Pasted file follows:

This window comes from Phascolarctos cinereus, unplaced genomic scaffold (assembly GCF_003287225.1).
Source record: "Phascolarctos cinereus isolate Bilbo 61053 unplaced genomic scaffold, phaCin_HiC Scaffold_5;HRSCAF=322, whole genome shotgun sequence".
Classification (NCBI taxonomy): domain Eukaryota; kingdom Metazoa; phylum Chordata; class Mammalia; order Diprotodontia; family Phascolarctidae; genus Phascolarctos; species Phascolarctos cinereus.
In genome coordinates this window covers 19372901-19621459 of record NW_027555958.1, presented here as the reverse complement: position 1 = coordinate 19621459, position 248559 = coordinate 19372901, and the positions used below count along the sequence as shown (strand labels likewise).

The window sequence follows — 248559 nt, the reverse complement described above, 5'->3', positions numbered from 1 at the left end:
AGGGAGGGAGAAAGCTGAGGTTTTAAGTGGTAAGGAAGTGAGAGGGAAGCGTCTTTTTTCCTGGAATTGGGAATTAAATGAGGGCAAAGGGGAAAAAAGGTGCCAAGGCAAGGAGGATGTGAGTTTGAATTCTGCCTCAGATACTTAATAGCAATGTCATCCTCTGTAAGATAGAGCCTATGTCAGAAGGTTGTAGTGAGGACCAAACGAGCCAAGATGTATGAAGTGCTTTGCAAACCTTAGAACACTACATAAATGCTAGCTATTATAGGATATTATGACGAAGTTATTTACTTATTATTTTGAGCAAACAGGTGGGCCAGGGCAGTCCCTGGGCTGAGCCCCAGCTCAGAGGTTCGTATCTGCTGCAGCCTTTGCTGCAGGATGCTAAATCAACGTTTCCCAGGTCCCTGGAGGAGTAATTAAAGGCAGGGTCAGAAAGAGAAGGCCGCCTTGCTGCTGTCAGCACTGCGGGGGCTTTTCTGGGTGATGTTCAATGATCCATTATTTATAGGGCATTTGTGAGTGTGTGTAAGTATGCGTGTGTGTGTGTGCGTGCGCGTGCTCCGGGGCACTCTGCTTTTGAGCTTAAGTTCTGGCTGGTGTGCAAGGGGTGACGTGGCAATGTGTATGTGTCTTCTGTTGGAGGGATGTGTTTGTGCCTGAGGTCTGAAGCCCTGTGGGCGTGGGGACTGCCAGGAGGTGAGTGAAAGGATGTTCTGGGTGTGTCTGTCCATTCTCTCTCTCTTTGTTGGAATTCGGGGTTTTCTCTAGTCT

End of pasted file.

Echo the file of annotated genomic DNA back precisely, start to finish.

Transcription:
This window comes from Phascolarctos cinereus, unplaced genomic scaffold (assembly GCF_003287225.1).
Source record: "Phascolarctos cinereus isolate Bilbo 61053 unplaced genomic scaffold, phaCin_HiC Scaffold_5;HRSCAF=322, whole genome shotgun sequence".
Classification (NCBI taxonomy): domain Eukaryota; kingdom Metazoa; phylum Chordata; class Mammalia; order Diprotodontia; family Phascolarctidae; genus Phascolarctos; species Phascolarctos cinereus.
In genome coordinates this window covers 19372901-19621459 of record NW_027555958.1, presented here as the reverse complement: position 1 = coordinate 19621459, position 248559 = coordinate 19372901, and the positions used below count along the sequence as shown (strand labels likewise).

The window sequence follows — 248559 nt, the reverse complement described above, 5'->3', positions numbered from 1 at the left end:
AGGGAGGGAGAAAGCTGAGGTTTTAAGTGGTAAGGAAGTGAGAGGGAAGCGTCTTTTTTCCTGGAATTGGGAATTAAATGAGGGCAAAGGGGAAAAAAGGTGCCAAGGCAAGGAGGATGTGAGTTTGAATTCTGCCTCAGATACTTAATAGCAATGTCATCCTCTGTAAGATAGAGCCTATGTCAGAAGGTTGTAGTGAGGACCAAACGAGCCAAGATGTATGAAGTGCTTTGCAAACCTTAGAACACTACATAAATGCTAGCTATTATAGGATATTATGACGAAGTTATTTACTTATTATTTTGAGCAAACAGGTGGGCCAGGGCAGTCCCTGGGCTGAGCCCCAGCTCAGAGGTTCGTATCTGCTGCAGCCTTTGCTGCAGGATGCTAAATCAACGTTTCCCAGGTCCCTGGAGGAGTAATTAAAGGCAGGGTCAGAAAGAGAAGGCCGCCTTGCTGCTGTCAGCACTGCGGGGGCTTTTCTGGGTGATGTTCAATGATCCATTATTTATAGGGCATTTGTGAGTGTGTGTAAGTATGCGTGTGTGTGTGTGCGTGCGCGTGCTCCGGGGCACTCTGCTTTTGAGCTTAAGTTCTGGCTGGTGTGCAAGGGGTGACGTGGCAATGTGTATGTGTCTTCTGTTGGAGGGATGTGTTTGTGCCTGAGGTCTGAAGCCCTGTGGGCGTGGGGACTGCCAGGAGGTGAGTGAAAGGATGTTCTGGGTGTGTCTGTCCATTCTCTCTCTCTTTGTTGGAATTCGGGGTTTTCTCTAGTCT